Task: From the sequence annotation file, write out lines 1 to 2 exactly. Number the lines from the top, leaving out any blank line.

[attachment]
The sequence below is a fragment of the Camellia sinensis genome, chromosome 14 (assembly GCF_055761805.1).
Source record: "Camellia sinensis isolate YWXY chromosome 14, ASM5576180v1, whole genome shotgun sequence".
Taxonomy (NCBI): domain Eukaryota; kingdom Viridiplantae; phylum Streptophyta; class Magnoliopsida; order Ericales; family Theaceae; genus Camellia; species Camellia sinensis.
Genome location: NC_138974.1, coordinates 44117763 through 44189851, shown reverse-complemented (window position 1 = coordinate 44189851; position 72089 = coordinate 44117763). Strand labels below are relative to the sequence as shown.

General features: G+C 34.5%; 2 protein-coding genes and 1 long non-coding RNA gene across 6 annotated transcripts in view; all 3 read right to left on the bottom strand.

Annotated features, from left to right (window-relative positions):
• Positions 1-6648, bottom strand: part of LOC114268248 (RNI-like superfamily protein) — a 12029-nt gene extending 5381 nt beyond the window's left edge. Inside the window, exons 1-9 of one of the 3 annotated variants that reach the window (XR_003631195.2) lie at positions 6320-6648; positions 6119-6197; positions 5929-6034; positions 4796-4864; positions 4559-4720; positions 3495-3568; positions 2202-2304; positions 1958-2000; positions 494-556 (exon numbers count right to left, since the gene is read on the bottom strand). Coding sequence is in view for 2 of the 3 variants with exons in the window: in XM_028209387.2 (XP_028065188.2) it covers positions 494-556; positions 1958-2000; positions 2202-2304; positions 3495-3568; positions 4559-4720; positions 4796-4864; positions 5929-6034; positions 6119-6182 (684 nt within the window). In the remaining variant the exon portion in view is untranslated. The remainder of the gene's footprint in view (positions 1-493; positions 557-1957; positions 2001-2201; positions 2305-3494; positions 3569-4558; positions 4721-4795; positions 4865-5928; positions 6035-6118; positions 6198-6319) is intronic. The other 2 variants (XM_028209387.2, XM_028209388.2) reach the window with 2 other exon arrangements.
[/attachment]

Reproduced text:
The sequence below is a fragment of the Camellia sinensis genome, chromosome 14 (assembly GCF_055761805.1).
Source record: "Camellia sinensis isolate YWXY chromosome 14, ASM5576180v1, whole genome shotgun sequence".